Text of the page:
Minneapolis Star Tribune endorses Ilhan Omar's primary challenger

Minneapolis Star Tribune endorses Ilhan Omar's primary challenger
© Greg Nash

The Minneapolis Star Tribune is endorsing Rep. Ilhan OmarIlhan OmarDemocrats scramble on COVID-19 relief amid division, Trump surprise Larry Kudlow defends response to coronavirus: Trump 'led wisely' The Hill's Morning Report - Sponsored by National Industries for the Blind - Woodward book revelations rock Washington MORE’s (D-Minn.) challenger ahead of next week's primary, saying the first-term lawmaker "wants to lead a movement" instead of serving her constituents.

The editorial board on Wednesday backed Antone Melton-Meaux, praising his "strong progressive values," for Minnesota's 5th Congressional District, which encompasses most of Minneapolis.

"After careful consideration and interviews with both, the Star Tribune Editorial Board recommends Melton-Meaux, a first-time candidate with strong progressive values that align well with the district, as well as consensus-building skills honed as a professional mediator," the editorial board wrote.

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"Melton-Meaux brings a different sensibility to this race, one grounded in helping resolve disputes to move forward — a skill this country is much in need of," it continues. "While Omar wants to lead a movement, Melton-Meaux seeks to serve the Fifth District."

The editorial board did not endorse anyone in the 5th District for the 2018 general election, despite issuing endorsements for candidates in other Minnesota races. Omar won with 78 percent of the vote in November 2018. In that year's primary, the paper endorsed Margaret Anderson Kelliher.

She is the favorite to secure the Democratic nomination on Tuesday, but her challenger raised a significant amount of money in the second quarter, raising concerns among some liberal groups that are backing Omar.

Omar has grabbed national headlines during her short tenure in Congress as a member of "the squad," a group compromised of other first-year progressive Democrats: Reps. Alexandria Ocasio-CortezAlexandria Ocasio-CortezOcasio-Cortez to voters: Tell McConnell 'he is playing with fire' with Ginsburg's seat Lawmakers fear voter backlash over failure to reach COVID-19 relief deal Why Democrats must confront extreme left wing incitement to violence MORE (N.Y.), Ayanna PressleyAyanna PressleySan Francisco considers changing local voting age to 16 Hillicon Valley: Election officials prepare for new Russian interference battle | 'Markeyverse' of online fans helps take down a Kennedy | GOP senators unveil bill to update tech liability protections 'Markeyverse' of online fans helps take down a Kennedy MORE (Mass.) and Rashida TlaibRashida Harbi TlaibGeorge Conway: 'Trump is like a practical joke that got out of hand' Pelosi endorses Kennedy in Massachusetts Senate primary challenge The Democratic Party platform represents our big tent MORE (Mich.).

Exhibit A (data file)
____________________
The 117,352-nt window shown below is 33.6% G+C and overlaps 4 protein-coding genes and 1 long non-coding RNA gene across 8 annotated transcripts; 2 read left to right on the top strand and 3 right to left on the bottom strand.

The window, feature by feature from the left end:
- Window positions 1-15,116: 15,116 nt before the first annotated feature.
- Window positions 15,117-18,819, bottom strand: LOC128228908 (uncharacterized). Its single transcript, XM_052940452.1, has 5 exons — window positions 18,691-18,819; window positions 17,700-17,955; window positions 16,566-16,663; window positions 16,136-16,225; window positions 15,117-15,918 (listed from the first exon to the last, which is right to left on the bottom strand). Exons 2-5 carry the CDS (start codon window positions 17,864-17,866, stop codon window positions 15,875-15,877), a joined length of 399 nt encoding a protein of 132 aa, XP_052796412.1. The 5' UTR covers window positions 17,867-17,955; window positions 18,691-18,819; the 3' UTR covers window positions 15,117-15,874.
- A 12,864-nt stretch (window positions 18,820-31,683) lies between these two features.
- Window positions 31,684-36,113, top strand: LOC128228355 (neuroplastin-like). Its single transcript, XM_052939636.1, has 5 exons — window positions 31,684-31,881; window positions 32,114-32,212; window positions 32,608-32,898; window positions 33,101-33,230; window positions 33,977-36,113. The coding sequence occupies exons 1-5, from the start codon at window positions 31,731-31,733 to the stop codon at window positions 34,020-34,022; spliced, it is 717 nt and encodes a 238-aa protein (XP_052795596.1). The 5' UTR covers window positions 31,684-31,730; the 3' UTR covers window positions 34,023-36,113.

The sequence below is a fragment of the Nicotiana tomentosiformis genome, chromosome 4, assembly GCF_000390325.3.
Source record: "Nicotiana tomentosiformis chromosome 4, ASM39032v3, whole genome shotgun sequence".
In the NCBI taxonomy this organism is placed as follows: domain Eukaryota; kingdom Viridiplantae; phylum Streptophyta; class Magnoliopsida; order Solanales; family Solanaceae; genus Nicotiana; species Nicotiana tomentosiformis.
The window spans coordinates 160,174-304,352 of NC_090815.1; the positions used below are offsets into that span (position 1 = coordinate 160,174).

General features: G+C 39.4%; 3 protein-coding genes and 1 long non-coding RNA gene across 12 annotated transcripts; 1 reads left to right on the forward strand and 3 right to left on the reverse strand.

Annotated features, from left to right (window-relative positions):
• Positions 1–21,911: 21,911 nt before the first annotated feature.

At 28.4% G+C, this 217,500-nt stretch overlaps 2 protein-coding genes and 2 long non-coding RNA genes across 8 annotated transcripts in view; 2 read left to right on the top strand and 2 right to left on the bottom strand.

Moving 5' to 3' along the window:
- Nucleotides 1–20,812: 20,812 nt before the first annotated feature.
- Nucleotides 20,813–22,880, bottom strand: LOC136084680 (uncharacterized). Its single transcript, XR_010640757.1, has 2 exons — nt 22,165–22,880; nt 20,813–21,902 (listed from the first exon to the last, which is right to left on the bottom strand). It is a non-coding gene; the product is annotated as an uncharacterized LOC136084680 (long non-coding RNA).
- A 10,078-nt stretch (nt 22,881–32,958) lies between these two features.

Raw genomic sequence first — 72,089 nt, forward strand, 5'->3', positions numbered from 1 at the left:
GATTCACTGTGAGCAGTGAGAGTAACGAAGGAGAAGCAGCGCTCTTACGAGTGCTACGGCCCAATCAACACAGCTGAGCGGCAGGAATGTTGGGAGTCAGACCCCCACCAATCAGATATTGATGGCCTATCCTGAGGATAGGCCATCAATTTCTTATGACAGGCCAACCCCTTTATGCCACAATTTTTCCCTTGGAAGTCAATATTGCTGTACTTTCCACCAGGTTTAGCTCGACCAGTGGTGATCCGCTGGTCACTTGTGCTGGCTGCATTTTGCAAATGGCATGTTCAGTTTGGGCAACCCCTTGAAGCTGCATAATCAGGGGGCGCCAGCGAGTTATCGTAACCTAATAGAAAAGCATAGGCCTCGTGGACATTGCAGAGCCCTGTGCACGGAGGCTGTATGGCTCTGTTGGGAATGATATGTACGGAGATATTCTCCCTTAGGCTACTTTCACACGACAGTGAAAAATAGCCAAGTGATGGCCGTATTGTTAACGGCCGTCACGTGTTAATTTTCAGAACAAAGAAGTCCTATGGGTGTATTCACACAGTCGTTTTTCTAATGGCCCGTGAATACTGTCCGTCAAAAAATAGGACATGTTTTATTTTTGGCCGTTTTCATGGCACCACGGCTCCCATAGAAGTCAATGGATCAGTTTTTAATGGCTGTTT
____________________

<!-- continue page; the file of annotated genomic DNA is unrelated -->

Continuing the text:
But she's also drawn attention for controversial remarks about Israel and faced campaign finance issues.

"Omar’s 2018 victory launched her into the national spotlight as the first Muslim woman and first refugee elected to Congress," the editorial board wrote. "But her time has been marred by missteps, including remarks on Israel widely regarded as anti-Semitic, an outsized number of missed votes, and campaign-finance issues."

“It is just these kinds of ethical distractions that the Fifth District could do without,” the board added. “In the Editorial Board interview, Omar took little responsibility for her rocky start, instead largely blaming her critics and saying her failing was perhaps in not realizing what a ‘special unicorn’ she would be in Congress.”